Ten years ago I started Wallstrip.
I had flown around the country enlisting bloggers at the time to contribute, promote and rally behind this idea of a modern opening bell piece of content.
The idea was to cover one stock at or near all-time highs and dive into the reason I thought the stock could continue rising. Our first show dove into Apple. At the time I was fascinated by Apple and their retail stores. I felt the stores were a catalyst for the stock to continue rising. This was before the iPhone.
Stock was $11https://t.co/RRxGddxdD1
— Andy Swan (@AndySwan) October 20, 2016
It turns out to be a pretty good call (the stock was $11):
Flash forward to today:
1. I love my iPhone 7 which has great battery life, a fantastic screen and a sick camera. These are the most important features most people care about.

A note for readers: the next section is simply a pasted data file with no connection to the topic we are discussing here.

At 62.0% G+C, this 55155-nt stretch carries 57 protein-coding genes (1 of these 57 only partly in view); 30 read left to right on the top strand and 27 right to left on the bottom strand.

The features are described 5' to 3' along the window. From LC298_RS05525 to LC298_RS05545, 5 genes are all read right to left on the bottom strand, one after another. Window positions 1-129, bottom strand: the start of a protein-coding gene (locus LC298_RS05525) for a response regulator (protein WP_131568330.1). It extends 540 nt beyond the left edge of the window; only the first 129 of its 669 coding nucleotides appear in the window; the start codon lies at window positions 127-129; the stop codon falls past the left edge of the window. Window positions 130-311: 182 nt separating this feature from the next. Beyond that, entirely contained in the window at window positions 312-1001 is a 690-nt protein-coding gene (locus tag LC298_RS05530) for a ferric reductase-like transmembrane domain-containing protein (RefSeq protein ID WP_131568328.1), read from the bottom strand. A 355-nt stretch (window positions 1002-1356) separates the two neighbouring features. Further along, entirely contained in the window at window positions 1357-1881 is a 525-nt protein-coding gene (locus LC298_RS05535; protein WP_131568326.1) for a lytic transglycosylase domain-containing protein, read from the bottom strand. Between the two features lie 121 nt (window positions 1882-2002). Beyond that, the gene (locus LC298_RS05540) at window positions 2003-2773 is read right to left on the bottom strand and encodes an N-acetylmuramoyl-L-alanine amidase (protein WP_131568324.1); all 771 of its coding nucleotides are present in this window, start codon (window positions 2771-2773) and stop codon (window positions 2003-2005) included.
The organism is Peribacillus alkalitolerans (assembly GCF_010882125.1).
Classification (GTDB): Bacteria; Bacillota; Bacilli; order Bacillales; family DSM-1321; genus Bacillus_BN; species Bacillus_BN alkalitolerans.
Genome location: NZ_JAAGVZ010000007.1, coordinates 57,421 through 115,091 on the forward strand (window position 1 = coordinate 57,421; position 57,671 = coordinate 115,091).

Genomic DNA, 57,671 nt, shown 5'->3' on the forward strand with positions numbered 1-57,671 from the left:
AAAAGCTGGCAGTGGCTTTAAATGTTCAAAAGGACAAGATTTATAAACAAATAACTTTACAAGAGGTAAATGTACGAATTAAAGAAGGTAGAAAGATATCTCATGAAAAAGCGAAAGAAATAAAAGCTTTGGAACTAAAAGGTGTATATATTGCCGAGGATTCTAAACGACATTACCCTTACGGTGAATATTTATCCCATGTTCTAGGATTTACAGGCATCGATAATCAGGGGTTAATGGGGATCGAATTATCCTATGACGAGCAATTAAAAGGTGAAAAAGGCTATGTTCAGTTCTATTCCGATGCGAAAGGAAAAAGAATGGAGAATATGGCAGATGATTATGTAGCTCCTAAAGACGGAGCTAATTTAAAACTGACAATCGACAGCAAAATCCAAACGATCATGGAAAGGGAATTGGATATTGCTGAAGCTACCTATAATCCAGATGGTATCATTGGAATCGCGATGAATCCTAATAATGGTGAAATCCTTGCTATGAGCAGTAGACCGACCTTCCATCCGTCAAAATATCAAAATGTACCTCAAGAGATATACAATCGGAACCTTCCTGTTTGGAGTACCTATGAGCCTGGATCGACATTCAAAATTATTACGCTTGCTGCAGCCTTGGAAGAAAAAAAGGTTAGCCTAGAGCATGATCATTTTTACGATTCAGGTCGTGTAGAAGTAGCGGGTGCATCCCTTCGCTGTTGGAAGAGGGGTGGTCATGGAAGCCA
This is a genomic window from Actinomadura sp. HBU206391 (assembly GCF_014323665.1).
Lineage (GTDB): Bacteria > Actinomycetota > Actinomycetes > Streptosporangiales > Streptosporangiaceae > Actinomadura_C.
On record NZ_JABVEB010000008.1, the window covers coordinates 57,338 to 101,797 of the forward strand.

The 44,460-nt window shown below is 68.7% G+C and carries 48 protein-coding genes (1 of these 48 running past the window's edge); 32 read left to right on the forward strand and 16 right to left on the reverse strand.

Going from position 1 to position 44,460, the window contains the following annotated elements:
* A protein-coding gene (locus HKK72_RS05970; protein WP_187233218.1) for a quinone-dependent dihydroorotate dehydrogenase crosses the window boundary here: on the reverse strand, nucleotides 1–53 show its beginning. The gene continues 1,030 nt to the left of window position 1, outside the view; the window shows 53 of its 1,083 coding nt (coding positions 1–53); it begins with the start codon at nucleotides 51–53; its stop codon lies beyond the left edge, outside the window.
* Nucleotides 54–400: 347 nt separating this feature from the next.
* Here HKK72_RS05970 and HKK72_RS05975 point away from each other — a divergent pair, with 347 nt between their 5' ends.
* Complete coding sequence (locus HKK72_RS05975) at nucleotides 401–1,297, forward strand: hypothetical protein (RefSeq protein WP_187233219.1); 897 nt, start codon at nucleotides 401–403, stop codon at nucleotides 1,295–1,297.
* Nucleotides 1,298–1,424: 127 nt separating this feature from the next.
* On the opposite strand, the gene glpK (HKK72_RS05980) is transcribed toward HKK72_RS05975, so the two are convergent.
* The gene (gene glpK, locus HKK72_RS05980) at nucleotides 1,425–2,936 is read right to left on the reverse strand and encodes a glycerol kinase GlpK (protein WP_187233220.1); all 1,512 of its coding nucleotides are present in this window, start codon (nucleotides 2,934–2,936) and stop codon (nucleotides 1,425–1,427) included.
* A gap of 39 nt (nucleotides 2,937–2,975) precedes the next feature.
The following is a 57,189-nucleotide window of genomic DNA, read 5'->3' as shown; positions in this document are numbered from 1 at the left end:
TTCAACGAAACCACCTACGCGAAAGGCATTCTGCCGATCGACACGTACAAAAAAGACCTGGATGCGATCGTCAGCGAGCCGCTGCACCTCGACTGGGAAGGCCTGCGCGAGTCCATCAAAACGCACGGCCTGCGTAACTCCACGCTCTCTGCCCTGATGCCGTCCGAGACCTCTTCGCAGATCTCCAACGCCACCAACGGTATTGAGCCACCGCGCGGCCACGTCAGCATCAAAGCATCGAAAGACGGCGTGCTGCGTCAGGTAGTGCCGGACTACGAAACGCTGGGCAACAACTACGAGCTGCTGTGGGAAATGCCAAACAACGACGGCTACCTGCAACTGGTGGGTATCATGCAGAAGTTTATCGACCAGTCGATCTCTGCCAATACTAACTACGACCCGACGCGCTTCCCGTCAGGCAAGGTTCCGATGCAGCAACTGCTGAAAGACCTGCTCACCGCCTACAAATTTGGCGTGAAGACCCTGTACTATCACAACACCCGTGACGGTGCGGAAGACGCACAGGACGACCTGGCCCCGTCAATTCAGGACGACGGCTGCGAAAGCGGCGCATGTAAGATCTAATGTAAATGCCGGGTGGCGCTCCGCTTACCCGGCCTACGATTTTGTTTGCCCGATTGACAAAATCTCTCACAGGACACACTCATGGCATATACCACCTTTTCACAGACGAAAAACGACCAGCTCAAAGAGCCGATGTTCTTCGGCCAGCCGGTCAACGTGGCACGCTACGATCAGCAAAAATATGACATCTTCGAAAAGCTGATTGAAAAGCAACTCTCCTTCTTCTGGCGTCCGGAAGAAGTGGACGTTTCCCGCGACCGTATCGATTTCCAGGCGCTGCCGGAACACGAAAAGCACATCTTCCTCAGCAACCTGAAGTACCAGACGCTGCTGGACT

2. Apple stores remain incredibly under appreciated to a long term growth story for Apple.
3. The execution by Apple is still relentless and almost flawless – even Samsung imploded this quarter by shipping bad Note phones.
4. Apple is over 11 percent of the Nasdaq 100.
5. Apple has FIVE Netflix’s in cash and has a services business bigger than Hollywood. In a few years their services sales will exceed Disney’s.
6. Apple stores while not as crowded (good) as the heady days of the iPod and early iPhones are more important today as end points for service. As Apple numbers show…services is the future.
Not everything is rosy for Apple.
The easiest number to get worried about today is Apple’s sales growth
— Charlie Bilello, CMT (@MktOutperform) Oct. 27 at 01:56 PM
I don’t care (at least for now).
Apple (and Schwab) are the only two companies in my portfolio that I do not own for sales growth.
Apple is not being valued for it’s sales growth and I believe undervalued for their retail and services opportunity.
Also published on Medium.